In Journal of Creation 28 (2): 97-103, August 2014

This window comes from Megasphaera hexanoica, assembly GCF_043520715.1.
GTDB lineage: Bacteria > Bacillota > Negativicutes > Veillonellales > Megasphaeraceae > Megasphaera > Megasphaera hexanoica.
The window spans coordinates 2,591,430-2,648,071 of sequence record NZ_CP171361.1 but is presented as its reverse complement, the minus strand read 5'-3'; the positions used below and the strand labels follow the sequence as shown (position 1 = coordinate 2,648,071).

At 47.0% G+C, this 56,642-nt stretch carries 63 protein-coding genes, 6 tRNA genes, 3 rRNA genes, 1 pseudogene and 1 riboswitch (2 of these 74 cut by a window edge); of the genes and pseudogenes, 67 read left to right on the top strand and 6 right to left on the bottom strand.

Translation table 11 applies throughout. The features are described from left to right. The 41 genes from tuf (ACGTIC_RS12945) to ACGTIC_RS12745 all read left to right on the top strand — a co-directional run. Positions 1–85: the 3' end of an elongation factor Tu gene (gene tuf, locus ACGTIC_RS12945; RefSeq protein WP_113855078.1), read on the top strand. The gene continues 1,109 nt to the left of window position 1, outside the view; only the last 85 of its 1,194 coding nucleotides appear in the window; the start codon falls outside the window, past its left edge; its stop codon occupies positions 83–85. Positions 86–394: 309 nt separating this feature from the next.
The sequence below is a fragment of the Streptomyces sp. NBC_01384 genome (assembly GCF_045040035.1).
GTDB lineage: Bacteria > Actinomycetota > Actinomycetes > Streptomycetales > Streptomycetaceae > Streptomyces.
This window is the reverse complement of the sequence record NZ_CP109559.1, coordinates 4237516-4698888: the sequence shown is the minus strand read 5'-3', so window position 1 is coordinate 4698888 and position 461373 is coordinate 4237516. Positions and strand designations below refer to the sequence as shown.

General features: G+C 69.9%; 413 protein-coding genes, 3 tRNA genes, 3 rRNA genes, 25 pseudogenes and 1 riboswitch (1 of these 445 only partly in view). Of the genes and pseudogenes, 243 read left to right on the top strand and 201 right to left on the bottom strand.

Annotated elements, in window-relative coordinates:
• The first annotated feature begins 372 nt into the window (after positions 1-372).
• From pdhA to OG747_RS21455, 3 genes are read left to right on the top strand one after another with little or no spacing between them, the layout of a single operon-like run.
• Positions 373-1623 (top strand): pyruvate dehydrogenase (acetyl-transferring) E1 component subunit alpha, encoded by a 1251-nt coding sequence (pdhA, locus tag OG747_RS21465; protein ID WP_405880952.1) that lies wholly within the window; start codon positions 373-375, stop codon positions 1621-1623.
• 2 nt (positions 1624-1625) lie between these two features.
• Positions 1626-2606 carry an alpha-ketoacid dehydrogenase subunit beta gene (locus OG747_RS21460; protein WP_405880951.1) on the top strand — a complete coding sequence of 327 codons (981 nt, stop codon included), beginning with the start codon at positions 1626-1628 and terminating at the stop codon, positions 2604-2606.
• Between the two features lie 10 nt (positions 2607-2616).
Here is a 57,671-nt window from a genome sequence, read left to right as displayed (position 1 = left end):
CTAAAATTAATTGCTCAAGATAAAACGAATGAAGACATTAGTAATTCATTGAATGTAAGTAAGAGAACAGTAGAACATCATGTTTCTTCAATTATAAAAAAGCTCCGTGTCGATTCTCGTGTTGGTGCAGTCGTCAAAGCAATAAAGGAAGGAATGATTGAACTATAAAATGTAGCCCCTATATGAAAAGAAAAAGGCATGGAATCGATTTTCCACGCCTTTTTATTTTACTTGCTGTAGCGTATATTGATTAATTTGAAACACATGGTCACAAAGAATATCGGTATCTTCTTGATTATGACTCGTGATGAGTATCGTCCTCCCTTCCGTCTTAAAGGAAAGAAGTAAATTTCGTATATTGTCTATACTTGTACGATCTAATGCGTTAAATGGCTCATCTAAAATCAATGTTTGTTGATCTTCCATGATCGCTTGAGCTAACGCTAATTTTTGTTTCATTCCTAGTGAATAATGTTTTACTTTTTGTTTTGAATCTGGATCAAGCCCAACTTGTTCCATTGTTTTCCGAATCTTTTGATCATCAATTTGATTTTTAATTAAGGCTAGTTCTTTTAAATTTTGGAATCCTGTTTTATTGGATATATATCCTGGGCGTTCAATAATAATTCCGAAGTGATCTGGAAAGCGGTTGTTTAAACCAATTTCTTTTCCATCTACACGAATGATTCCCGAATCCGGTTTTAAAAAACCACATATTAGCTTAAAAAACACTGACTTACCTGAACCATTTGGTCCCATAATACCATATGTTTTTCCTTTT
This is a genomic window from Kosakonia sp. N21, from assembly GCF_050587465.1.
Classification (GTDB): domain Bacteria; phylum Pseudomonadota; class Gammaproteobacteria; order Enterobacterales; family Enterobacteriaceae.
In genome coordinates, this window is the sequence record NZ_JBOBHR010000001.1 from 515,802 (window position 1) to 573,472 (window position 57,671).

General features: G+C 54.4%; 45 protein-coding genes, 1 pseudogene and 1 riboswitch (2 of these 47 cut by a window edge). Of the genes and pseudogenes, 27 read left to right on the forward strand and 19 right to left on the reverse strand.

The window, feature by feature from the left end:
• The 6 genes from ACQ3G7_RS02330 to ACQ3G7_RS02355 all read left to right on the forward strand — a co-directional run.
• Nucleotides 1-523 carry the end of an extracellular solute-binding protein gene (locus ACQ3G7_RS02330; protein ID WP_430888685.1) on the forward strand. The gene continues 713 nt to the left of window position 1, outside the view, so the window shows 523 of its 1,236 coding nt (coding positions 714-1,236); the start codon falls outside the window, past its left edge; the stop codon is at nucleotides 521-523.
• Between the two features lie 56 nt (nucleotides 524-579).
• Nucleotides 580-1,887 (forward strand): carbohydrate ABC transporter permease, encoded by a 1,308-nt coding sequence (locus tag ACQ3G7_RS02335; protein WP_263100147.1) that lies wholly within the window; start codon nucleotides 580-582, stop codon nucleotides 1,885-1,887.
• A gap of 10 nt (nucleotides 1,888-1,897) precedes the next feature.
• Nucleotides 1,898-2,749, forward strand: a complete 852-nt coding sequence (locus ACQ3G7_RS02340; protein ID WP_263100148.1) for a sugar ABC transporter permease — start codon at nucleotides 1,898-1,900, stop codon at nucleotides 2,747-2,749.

Horizontal gene transfer (HGT) has been proposed as the major explanation for the large number of genes shared among completely unrelated taxon that share no lineage-specific evolutionary trajectory in the schema of life. However, mechanisms to explain HGT between multicellular eukaryotic life are lacking. Initial reports of HGT in a defined biological relationship between the solar-powered sea slug E. chlorotica and its algal prey seemed to provide the key evidence for such a mechanism. However, new data from the germline sequencing of the slug’s genome via the use of eggs as a DNA source has shown that no algal DNA is present—definitively negating HGT in E. chlorotica. The explanation for the original data that seemed to support HGT is now believed to be that it is due to the presence of extra chromosomal circular DNAs (eccDNAs) excized from the algal genome. The nature of how these eccDNAs are formed and utilized in slug cells to help support the maintenance of its stolen algal chloroplasts remains to be deduced. This amazing phenomenon can only be explained within the context of a highly co-designed and biologically complex system inherent to the model of intelligent design.
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